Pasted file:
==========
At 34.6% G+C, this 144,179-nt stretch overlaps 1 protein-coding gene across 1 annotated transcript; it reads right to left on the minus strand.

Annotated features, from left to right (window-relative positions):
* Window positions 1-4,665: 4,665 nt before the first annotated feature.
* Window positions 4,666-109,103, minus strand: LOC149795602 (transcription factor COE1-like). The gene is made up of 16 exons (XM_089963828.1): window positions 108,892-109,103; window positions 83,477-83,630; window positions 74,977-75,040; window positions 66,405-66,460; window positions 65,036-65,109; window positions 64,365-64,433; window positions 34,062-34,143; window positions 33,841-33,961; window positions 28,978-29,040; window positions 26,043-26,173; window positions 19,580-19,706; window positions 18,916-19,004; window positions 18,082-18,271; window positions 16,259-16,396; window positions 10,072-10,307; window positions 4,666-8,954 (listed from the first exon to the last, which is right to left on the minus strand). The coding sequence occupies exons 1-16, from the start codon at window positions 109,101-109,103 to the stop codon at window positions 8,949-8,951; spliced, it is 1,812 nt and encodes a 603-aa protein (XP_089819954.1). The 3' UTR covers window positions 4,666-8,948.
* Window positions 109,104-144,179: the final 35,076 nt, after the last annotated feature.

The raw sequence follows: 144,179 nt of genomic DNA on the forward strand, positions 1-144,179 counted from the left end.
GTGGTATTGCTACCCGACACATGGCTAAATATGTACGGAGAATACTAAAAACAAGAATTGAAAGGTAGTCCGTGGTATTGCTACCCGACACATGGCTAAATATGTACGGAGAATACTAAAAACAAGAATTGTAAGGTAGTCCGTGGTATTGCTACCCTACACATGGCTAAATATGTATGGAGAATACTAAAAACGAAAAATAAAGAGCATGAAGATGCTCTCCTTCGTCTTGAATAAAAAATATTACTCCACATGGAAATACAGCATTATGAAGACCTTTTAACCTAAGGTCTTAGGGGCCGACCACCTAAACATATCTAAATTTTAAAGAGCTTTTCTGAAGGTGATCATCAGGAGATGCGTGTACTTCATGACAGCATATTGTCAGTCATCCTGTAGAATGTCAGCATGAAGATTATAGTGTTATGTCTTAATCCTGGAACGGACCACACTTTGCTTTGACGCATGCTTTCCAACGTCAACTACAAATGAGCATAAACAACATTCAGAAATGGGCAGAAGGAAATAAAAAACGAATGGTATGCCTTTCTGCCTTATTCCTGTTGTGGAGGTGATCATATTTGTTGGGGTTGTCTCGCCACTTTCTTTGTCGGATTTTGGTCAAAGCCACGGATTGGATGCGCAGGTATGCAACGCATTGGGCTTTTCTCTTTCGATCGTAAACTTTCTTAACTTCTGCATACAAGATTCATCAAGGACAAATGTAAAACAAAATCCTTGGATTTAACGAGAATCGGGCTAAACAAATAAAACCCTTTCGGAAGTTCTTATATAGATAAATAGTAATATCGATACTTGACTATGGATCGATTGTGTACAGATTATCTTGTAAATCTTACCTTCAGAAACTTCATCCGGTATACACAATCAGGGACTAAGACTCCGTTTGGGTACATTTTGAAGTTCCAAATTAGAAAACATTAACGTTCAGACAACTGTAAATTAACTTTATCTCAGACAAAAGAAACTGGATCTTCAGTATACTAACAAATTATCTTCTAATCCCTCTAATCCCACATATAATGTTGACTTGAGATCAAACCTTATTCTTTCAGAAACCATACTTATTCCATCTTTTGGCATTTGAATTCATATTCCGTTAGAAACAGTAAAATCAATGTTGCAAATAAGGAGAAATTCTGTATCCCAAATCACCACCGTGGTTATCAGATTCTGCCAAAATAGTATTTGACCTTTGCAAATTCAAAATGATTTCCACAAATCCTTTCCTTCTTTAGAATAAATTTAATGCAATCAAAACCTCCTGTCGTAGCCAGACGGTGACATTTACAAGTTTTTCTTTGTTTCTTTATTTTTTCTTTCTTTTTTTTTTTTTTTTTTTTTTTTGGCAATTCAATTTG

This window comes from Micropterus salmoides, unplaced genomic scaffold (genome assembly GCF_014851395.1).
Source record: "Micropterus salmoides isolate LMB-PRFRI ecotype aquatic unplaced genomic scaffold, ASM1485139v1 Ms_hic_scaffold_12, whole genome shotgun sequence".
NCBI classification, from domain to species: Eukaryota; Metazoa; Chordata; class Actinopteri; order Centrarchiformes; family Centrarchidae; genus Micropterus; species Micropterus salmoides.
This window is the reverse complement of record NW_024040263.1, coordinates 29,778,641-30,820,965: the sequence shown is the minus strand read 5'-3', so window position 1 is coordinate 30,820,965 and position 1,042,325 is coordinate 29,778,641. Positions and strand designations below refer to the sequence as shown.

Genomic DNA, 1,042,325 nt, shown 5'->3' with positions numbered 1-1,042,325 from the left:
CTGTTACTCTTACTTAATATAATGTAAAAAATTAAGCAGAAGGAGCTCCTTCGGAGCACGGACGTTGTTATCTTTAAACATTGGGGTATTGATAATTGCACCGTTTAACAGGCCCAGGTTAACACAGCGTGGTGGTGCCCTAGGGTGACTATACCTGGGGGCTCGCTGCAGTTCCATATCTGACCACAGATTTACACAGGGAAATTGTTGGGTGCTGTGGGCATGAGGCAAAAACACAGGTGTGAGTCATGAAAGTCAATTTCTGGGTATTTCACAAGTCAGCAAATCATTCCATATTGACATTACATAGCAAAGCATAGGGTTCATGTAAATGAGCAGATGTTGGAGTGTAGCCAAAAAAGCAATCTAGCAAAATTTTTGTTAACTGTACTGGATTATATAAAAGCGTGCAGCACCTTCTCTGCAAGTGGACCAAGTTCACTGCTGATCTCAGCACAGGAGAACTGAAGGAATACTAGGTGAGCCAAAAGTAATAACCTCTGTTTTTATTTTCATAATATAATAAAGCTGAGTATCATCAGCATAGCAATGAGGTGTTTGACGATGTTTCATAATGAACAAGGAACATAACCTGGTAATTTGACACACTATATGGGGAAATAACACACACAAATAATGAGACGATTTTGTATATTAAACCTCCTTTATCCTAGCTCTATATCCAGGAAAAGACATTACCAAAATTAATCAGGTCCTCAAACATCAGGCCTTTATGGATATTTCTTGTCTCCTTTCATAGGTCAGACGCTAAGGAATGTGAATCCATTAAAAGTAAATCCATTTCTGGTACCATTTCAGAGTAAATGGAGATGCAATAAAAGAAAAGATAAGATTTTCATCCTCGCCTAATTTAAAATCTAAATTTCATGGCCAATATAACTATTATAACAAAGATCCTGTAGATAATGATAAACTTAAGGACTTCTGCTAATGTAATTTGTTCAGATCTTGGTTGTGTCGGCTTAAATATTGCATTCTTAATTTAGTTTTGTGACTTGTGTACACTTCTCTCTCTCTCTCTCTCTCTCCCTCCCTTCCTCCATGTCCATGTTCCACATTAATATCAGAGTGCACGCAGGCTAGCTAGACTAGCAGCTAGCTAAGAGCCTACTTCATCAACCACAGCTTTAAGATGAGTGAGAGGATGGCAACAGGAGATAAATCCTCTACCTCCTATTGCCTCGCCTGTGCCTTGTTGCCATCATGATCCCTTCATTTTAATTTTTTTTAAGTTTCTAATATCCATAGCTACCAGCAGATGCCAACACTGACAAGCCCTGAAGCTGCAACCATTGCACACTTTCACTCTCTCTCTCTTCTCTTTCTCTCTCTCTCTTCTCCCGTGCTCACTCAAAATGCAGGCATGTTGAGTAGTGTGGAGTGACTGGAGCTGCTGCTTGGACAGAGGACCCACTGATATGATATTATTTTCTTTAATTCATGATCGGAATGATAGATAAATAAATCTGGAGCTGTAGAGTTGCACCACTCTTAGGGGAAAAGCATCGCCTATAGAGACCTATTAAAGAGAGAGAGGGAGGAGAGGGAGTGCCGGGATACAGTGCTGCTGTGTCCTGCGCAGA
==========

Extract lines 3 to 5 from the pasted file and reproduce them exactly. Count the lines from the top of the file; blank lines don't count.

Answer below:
* Window positions 1-4,665: 4,665 nt before the first annotated feature.
* Window positions 4,666-109,103, minus strand: LOC149795602 (transcription factor COE1-like). The gene is made up of 16 exons (XM_089963828.1): window positions 108,892-109,103; window positions 83,477-83,630; window positions 74,977-75,040; window positions 66,405-66,460; window positions 65,036-65,109; window positions 64,365-64,433; window positions 34,062-34,143; window positions 33,841-33,961; window positions 28,978-29,040; window positions 26,043-26,173; window positions 19,580-19,706; window positions 18,916-19,004; window positions 18,082-18,271; window positions 16,259-16,396; window positions 10,072-10,307; window positions 4,666-8,954 (listed from the first exon to the last, which is right to left on the minus strand). The coding sequence occupies exons 1-16, from the start codon at window positions 109,101-109,103 to the stop codon at window positions 8,949-8,951; spliced, it is 1,812 nt and encodes a 603-aa protein (XP_089819954.1). The 3' UTR covers window positions 4,666-8,948.
* Window positions 109,104-144,179: the final 35,076 nt, after the last annotated feature.